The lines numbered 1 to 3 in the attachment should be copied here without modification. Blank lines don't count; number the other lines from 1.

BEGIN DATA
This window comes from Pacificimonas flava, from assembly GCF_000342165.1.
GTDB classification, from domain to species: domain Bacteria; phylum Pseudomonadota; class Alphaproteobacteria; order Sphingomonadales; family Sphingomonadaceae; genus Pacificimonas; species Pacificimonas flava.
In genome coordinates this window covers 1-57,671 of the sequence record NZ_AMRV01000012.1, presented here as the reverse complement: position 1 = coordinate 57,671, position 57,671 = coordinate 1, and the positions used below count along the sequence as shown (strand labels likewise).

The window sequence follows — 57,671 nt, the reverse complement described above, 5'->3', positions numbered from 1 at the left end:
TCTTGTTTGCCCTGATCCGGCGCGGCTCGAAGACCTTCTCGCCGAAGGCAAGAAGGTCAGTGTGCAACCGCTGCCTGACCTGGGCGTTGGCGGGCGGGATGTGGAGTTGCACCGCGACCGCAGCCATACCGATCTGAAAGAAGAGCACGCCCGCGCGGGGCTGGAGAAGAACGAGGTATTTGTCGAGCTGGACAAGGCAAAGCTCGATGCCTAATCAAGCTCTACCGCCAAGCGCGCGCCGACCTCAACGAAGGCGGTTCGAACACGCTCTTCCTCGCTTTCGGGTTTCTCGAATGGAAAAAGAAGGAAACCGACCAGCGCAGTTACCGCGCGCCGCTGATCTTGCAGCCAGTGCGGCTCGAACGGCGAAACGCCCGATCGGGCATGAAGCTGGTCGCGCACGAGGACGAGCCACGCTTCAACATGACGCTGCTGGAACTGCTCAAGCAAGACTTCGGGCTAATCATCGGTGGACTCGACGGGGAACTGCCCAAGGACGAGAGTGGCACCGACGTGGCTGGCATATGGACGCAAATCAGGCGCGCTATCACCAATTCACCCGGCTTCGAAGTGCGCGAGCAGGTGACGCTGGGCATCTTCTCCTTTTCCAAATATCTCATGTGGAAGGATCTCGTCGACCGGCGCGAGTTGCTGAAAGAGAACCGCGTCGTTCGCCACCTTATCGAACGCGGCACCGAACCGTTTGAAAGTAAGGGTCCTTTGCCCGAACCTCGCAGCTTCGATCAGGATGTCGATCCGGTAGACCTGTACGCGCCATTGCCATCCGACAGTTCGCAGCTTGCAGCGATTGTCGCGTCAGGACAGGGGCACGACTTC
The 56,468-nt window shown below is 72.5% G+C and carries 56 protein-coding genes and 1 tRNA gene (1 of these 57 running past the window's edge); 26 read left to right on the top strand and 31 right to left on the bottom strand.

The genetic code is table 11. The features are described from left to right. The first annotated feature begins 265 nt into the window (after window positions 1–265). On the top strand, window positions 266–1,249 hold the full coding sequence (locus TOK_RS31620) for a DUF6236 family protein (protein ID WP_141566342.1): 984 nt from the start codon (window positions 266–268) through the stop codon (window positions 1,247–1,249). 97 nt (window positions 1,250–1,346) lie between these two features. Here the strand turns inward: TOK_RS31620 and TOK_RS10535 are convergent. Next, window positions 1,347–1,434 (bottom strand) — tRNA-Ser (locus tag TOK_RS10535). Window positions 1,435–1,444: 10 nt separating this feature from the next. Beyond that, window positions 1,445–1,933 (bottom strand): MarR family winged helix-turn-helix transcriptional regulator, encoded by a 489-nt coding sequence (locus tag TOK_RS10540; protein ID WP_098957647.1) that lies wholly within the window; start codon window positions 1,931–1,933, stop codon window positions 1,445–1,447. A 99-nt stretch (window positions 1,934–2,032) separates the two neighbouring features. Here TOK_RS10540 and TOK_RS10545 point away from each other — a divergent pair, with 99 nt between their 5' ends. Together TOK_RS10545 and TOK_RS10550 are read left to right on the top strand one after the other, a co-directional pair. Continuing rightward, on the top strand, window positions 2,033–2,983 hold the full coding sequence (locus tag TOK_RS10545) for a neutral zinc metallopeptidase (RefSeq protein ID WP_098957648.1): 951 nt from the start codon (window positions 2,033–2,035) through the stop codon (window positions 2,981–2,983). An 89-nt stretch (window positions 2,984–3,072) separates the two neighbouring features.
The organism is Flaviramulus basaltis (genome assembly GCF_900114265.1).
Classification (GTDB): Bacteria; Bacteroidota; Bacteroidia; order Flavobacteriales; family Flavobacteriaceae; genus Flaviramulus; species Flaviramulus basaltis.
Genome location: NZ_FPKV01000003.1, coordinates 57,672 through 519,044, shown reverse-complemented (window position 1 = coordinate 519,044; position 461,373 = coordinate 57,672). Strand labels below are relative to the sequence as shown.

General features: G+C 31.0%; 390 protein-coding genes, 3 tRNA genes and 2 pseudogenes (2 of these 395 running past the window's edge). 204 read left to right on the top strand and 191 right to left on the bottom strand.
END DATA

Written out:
This window comes from Pacificimonas flava, from assembly GCF_000342165.1.
GTDB classification, from domain to species: domain Bacteria; phylum Pseudomonadota; class Alphaproteobacteria; order Sphingomonadales; family Sphingomonadaceae; genus Pacificimonas; species Pacificimonas flava.
In genome coordinates this window covers 1-57,671 of the sequence record NZ_AMRV01000012.1, presented here as the reverse complement: position 1 = coordinate 57,671, position 57,671 = coordinate 1, and the positions used below count along the sequence as shown (strand labels likewise).